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Disability and the Human Rights Act
July 19 @ 6:00 pmfree
The panel will explore the role of the HRA on the lives of disabled people, the consequences and opportunities of repealing it.
About this event
The UK Government is proposing to “replace the Human Rights Act (HRA) with a modern Bill of Rights” and the issue is currently under consultation. The HRA is a unique piece of legalisation because it provides direct access to the European Convention of Human Rights through British courts. Public bodies also must consider human rights. The HRA has played a significant role in safeguarding the rights of disabled people who find themselves under the protection of the state, whether that be through mental health provisions, health and social care or the criminal justice system.
July is Disability Pride Month, which is an apt reminder of the need for acceptance, the removal of disabling practices and the protection of rights. This Disability Pride Month, we will explore the role of the HRA on the lives of disabled people, the consequences of repealing it and the opportunities that could follow.
Daniel is a future Pupil Barrister at 39 Essex Chambers. He is also the Founding Chair of the Association of Disabled Lawyers (‘ADL’), which was the first independent, pan-profession organisation of people working in and studying law with impairments and physical and mental health conditions. The ADL is a community and network raising awareness of the fact that disabled people and people with health conditions can study and practice law. It also champions the welfare and rights of disabled people and people with health conditions in wider society. It achieves its aims through engagement, events, campaigning and research.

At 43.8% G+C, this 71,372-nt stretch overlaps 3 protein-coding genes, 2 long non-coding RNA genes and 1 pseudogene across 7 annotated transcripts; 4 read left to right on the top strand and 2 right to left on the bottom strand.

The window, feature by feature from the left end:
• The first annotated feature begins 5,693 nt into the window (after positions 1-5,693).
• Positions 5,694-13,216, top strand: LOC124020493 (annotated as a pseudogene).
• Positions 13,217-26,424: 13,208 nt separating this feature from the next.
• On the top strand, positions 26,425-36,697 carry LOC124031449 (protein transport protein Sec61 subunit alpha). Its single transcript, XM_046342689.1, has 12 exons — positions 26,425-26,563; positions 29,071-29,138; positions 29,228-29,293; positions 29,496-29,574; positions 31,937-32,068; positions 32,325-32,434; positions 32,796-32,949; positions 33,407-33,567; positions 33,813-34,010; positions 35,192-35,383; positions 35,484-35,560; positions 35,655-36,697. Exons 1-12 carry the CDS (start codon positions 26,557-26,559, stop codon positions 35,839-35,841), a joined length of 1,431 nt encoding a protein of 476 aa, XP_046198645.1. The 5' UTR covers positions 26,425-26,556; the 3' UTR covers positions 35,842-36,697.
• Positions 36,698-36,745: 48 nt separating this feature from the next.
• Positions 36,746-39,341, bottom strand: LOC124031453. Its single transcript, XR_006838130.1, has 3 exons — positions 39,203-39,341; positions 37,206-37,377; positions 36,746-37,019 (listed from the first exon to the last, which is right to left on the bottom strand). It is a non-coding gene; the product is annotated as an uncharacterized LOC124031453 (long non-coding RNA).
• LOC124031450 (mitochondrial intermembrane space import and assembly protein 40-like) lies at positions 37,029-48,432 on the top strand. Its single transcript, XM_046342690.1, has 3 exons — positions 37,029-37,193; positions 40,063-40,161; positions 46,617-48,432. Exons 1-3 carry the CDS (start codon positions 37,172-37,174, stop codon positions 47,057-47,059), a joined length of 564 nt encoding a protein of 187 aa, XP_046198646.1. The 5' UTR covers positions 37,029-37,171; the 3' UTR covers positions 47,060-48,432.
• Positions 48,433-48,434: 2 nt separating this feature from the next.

Daniel was educated in special needs schools and is a seasoned disability rights activist. He has engaged with the Bar Standards Board, Legal Services Board, Solicitors Regulatory Authority, and many other organisations to help improve the experiences of lawyers and students with health conditions. He was a Disability Rights UK Trustee until 31st December 2019 when his second term came to an end. Daniel was ‘highly commended’ at the European Diversity Awards 2018 and is a recipient of Middle Temple’s Duke and Duchess of Cambridge Award, Blackstone Exhibition Award and Certificate of Honour. He had previously received a Campaign of the Year Award for his work on improving accessibility.
Svetlana is a disabled lawyer who has spent many years fighting for the rights of Disabled people. She currently works for Inclusion London and managed their Disability Justice Project, and now leads the Policy, Campaigns and Justice team. Over the last 12 years she has worked in various advice and policy roles, enabling Disabled people to fight for their rights at local and international level. Svetlana is passionate about ensuring Disabled people have equal rights and can use the law effectively to tackle discrimination and social injustice.
Kamran Mallick joined Disability Rights UK as its Chief Executive in July 2017. He is the former Chief Executive of Action on Disability, the Hammersmith-based disability organisation, where he worked for 13 years. Kamran has also worked for the spinal injury charity Aspire as well as running his own training and consultancy business. He serves on the boards of the Lyric Hammersmith, Wheels for Wellbeing and Lloyds Bank Foundation. He is a former chair of Candoco dance company and board member of Inclusion London. He is also a member of Gatwick Airport Passenger Experience Group and a former member of Transport for London’s Independent Disability Advisory Group. Kamran was included in the Shaw Trusts Powerlist 100 – Most influential disabled people in 2018 and was in the top 10 in 2020.
Louise Whitfield worked at the Public Law Project and Deighton Pierce Glynn, specialising in judicial review and discrimination cases, before taking up the position of Head of Legal Casework at Liberty. She is one of the leading practitioners on the public sector equality duty and has worked closely with the women’s sector and Deaf and Disabled People’s Organisations on a number of human rights issues affecting them and their service-users
British Sign Language interpretation will be provided. Please do let us know if we can provide other adjustments that remove barriers to your full enjoyment and participation.